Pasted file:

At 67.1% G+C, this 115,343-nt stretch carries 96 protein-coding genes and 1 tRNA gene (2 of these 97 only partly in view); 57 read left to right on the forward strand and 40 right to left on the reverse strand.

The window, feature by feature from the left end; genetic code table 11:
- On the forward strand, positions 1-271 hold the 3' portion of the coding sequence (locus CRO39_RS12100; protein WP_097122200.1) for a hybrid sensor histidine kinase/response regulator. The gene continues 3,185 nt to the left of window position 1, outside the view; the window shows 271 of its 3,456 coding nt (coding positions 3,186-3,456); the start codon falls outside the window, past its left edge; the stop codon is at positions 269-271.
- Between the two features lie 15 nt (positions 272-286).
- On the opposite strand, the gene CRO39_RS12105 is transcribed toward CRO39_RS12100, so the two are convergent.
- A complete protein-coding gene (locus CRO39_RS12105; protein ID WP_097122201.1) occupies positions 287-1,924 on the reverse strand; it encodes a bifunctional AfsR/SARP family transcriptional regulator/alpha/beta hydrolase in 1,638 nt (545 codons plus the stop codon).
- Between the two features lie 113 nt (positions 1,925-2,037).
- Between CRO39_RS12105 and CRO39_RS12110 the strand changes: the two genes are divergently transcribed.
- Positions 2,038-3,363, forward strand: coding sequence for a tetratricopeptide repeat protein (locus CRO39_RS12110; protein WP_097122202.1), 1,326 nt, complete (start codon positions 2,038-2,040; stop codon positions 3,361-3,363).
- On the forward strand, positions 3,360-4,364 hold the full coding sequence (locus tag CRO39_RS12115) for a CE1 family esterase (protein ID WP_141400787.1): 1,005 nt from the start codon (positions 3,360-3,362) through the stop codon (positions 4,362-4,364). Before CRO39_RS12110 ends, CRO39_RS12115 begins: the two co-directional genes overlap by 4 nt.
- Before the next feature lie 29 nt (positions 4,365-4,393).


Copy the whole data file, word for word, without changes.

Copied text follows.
At 67.1% G+C, this 115,343-nt stretch carries 96 protein-coding genes and 1 tRNA gene (2 of these 97 only partly in view); 57 read left to right on the forward strand and 40 right to left on the reverse strand.

The window, feature by feature from the left end; genetic code table 11:
- On the forward strand, positions 1-271 hold the 3' portion of the coding sequence (locus CRO39_RS12100; protein WP_097122200.1) for a hybrid sensor histidine kinase/response regulator. The gene continues 3,185 nt to the left of window position 1, outside the view; the window shows 271 of its 3,456 coding nt (coding positions 3,186-3,456); the start codon falls outside the window, past its left edge; the stop codon is at positions 269-271.
- Between the two features lie 15 nt (positions 272-286).
- On the opposite strand, the gene CRO39_RS12105 is transcribed toward CRO39_RS12100, so the two are convergent.
- A complete protein-coding gene (locus CRO39_RS12105; protein ID WP_097122201.1) occupies positions 287-1,924 on the reverse strand; it encodes a bifunctional AfsR/SARP family transcriptional regulator/alpha/beta hydrolase in 1,638 nt (545 codons plus the stop codon).
- Between the two features lie 113 nt (positions 1,925-2,037).
- Between CRO39_RS12105 and CRO39_RS12110 the strand changes: the two genes are divergently transcribed.
- Positions 2,038-3,363, forward strand: coding sequence for a tetratricopeptide repeat protein (locus CRO39_RS12110; protein WP_097122202.1), 1,326 nt, complete (start codon positions 2,038-2,040; stop codon positions 3,361-3,363).
- On the forward strand, positions 3,360-4,364 hold the full coding sequence (locus tag CRO39_RS12115) for a CE1 family esterase (protein ID WP_141400787.1): 1,005 nt from the start codon (positions 3,360-3,362) through the stop codon (positions 4,362-4,364). Before CRO39_RS12110 ends, CRO39_RS12115 begins: the two co-directional genes overlap by 4 nt.
- Before the next feature lie 29 nt (positions 4,365-4,393).